It's easy to forget that control of the Minnesota House of Representatives is up for grabs on Nov. 6.
There are so many other races listed on the ballot above state representative, including a wide-open governor's race, an attorney general contest, two U.S. Senate seats and competitive congressional races in plenty of areas. But there's a lot at stake in the battle to control the 134-seat Minnesota House.
Republicans currently control the entire Legislature, ending the last session with a 77-57 majority in the House. If things break their way, they could control all of state government if they win the governorship on Election Day and retain a long-held Senate seat.
Democrats need to pick up 11 seats to win back control of the House for the first time since 2014. They're confident that things favor them in a midterm election where their party base is energized in opposition to the presidency of Donald Trump.
But only a small number of House seats are considered competitive. MPR News talked to operatives on both sides, looked at historical voting trends and and analyzed the final round of campaign finance reports before Election Day, which provide a roadmap to the districts parties and outside groups consider most in play.
We've narrowed it down to 15 House races to watch. The list isn't all encompassing: it doesn't include a single central Minnesota Senate seat on the ballot in a special election after the incumbent, Republican Sen. Michelle Fischbach, who left the Legislature ahead of a run for lieutenant governor. The victor in that race will break a 33-33 tie and determine which party controls the chamber.
It also doesn't include St. Cloud's House District 14B, which is held by state Rep. Jim Knoblach. He left the race in September after his daughter told MPR News that he behaved inappropriately toward her for most of her life. He denies the allegations but still suspended his bid for re-election, and operatives on both sides think Democrat Dan Wolgamott will win.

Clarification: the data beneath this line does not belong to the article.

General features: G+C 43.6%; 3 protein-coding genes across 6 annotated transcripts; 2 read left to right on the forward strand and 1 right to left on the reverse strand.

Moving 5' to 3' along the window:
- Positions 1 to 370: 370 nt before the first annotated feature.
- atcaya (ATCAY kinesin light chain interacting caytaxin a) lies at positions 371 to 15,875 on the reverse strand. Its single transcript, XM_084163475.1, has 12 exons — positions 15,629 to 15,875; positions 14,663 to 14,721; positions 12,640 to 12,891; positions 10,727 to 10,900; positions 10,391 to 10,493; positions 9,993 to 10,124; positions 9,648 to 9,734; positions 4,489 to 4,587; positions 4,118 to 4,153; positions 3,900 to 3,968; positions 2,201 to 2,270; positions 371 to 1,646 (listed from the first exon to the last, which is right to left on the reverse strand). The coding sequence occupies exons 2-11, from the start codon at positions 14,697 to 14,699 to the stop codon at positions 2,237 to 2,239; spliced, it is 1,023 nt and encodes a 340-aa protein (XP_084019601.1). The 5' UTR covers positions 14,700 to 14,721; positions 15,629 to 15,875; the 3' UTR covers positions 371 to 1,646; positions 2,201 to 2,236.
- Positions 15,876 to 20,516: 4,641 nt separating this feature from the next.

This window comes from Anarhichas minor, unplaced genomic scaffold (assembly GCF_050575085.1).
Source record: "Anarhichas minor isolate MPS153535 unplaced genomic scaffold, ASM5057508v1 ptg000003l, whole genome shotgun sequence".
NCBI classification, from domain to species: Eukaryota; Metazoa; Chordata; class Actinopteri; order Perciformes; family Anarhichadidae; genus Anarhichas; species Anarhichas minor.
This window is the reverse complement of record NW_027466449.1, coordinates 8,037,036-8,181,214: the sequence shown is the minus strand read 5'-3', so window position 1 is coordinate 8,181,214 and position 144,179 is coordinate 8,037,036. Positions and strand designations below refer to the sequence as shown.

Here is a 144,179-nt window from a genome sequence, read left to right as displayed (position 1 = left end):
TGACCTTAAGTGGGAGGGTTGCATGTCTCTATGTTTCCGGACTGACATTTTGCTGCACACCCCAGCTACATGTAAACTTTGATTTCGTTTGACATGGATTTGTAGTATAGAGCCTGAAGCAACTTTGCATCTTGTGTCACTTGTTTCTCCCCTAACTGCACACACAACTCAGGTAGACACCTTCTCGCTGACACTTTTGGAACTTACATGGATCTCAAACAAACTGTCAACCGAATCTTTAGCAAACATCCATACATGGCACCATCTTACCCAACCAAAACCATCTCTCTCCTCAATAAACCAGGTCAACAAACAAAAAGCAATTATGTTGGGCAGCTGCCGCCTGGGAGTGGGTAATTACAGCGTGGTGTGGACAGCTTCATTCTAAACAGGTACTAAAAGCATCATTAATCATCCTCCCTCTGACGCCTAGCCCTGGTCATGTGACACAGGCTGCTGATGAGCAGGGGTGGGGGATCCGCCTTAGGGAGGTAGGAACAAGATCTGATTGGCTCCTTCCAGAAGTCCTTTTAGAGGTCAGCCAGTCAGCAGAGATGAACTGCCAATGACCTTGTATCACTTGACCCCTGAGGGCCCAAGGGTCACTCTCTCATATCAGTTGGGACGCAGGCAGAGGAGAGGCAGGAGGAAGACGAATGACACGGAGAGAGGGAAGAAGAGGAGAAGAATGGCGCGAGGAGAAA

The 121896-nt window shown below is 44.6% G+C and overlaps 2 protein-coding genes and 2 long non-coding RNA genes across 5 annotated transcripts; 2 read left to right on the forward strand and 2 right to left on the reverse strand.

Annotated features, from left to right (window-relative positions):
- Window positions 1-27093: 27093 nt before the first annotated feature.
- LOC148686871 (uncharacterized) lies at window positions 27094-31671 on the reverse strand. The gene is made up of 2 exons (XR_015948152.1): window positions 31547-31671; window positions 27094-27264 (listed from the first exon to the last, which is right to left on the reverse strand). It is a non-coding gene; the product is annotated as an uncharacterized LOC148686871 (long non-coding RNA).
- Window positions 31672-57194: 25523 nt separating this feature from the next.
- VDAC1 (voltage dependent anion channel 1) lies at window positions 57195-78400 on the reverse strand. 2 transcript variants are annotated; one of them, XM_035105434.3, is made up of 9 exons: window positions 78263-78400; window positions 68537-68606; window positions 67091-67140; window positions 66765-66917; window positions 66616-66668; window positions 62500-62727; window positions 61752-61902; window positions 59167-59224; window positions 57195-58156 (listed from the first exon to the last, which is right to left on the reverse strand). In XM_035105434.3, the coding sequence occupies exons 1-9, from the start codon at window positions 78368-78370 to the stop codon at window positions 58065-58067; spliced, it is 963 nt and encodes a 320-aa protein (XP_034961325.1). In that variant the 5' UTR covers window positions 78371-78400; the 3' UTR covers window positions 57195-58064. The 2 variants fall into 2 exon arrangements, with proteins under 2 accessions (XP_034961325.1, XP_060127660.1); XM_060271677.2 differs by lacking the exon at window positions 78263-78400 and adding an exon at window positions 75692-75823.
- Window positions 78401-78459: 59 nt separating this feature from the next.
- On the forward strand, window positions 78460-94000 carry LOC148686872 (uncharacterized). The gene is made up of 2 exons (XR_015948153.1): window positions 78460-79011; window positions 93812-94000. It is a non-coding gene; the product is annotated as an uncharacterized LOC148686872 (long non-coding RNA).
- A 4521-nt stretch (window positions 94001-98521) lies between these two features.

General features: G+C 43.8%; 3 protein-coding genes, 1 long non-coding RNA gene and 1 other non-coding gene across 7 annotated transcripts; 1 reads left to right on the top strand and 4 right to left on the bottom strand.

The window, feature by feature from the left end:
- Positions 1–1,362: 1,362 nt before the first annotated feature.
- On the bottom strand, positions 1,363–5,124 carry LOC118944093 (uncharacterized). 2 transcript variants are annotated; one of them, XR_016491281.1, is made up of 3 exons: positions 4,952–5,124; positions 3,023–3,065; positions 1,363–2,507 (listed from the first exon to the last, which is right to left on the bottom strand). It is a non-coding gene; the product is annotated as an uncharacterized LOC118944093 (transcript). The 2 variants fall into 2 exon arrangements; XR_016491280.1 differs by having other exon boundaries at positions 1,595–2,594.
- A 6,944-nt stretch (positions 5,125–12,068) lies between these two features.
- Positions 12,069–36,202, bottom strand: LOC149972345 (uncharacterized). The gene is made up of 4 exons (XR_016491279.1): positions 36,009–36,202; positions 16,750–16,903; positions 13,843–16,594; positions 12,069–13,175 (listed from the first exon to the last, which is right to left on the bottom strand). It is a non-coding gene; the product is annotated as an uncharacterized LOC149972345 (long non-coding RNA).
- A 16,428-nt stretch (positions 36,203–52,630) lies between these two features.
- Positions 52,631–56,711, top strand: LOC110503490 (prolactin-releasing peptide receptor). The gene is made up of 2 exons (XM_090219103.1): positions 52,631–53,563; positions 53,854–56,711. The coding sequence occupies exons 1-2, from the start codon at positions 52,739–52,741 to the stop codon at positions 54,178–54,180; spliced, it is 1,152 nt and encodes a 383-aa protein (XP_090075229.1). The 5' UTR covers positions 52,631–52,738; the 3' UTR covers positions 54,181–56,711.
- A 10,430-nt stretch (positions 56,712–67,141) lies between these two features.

Cities covered: North Mankato
Outside/party spending: $148,776
DFL Rep. Clark Johnson beat Republican candidate Kim Spears two years ago by roughly 1,200 votes. This year, Johnson won't be back on the ballot, but Spears will. He's running for the now open seat, after Johnson opted to retire, against Democrat and St. Peter City Councilor Jeff Brand. Republicans see this as one of their pickup opportunities.
Incumbent: Dennis Smith (R)
Cities covered: Maple Grove
Outside/party spending: $304,482
Two years ago, two-term Republican Rep. Dennis Smith beat DFL candidate and IT consultant Kristin Bahner by less than 3,000 votes. She's back again to challenge him this year, and outside groups have been pouring money into the race to defend Smith, signaling they think it's one to watch on Election Night.
Cities covered: Coon Rapids, Champlin
Outside/party spending: $300,862
This suburban district favored Donald Trump in 2016 — but not by much. He won the district by roughly 3 percentage points, and the incumbent, Republican Rep. Mark Uglem, is leaving the seat. Democrats think they have a chance with Zack Stephenson, a prosecutor. Republicans recruited high school teacher Bill Maresh.
Incumbent: Erin Koegel (DFL)
Cities covered: Coon Rapids, Blaine, Spring Lake Park
Outside/party spending: $311,552
Republican and businessman Anthony Wilder is taking on incumbent DFL Rep. Erin Koegel for the second time, after Koegel won the seat two years ago by just 539 votes. Back then, it was a three-way contest that included a Libertarian Party candidate who received 1,600 votes. There's no third party candidate this year, and Wilder said he's working to win over those voters.
Cities covered: Hugo, Dellwood, White Bear Lake, North Oaks
Outside/party spending: $224,609
Former House Majority leader Matt Dean's exit from the district to run for governor is creating an unexpectedly competitive race in an area that was considered reliably conservative. DFL activist Ami Wazlawik is challenging former Republican state auditor Patti Anderson for the open seat, and groups are dropping in to help both sides
Incumbent: Randy Jessup (R)
Cities covered: Arden Hills, Shoreview, Mounds View, Spring Lake Park
Outside/party spending: $254,958
This is another district that went heavily for Hillary Clinton — by 14 points. But Republican Rep. Randy Jessup won the House seat in a narrow victory. This year, he's being challenged by attorney Kelly Moller, and Democrats like their chances in taking the district back.